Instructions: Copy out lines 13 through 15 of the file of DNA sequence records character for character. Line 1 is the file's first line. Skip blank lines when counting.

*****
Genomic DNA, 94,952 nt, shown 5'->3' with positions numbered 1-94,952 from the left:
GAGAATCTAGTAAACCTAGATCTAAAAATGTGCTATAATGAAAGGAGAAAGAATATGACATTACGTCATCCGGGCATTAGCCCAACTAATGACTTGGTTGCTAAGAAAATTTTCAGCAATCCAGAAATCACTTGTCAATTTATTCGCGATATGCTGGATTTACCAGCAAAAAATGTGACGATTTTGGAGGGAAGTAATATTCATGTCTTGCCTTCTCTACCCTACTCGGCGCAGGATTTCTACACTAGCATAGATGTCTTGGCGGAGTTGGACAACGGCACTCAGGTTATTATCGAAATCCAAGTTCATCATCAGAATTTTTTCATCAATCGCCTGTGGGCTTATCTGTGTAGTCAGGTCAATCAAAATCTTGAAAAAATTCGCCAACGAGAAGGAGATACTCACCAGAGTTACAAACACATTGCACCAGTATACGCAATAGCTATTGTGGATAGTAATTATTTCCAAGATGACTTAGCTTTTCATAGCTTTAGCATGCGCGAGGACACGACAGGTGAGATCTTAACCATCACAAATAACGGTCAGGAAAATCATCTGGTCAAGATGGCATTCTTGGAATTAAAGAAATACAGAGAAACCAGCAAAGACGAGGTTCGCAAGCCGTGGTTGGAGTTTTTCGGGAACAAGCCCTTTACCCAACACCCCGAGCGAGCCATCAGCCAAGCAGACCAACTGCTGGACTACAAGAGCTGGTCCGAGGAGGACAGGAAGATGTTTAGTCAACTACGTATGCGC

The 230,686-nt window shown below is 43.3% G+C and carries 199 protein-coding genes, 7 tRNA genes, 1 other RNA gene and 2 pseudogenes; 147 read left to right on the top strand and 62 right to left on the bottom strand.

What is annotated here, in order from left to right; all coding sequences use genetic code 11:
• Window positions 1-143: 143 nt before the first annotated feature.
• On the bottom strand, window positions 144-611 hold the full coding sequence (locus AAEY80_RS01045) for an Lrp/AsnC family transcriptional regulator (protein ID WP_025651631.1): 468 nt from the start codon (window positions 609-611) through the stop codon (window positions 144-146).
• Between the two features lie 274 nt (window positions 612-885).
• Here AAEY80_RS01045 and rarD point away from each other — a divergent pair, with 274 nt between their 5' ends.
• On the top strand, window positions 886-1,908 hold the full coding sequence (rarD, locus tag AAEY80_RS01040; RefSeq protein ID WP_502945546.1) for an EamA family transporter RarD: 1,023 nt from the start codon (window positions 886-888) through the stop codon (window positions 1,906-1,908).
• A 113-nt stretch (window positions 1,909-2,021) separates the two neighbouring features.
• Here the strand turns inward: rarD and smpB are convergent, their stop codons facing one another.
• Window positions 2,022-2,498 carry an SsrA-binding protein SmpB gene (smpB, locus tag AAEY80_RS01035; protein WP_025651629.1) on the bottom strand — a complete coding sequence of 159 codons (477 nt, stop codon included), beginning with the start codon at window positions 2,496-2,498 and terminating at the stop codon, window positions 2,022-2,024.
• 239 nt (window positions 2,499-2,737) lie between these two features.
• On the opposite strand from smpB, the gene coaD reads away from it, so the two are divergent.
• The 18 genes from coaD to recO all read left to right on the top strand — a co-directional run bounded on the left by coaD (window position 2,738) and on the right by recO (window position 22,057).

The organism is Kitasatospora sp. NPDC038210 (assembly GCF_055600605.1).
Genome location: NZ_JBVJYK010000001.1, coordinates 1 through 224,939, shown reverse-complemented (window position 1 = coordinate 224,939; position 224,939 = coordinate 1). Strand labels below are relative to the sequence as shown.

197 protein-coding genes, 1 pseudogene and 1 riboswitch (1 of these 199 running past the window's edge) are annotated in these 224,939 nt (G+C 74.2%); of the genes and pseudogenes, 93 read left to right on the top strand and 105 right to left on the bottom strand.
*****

• 239 nt (window positions 2,499-2,737) lie between these two features.
• On the opposite strand from smpB, the gene coaD reads away from it, so the two are divergent.
• The 18 genes from coaD to recO all read left to right on the top strand — a co-directional run bounded on the left by coaD (window position 2,738) and on the right by recO (window position 22,057).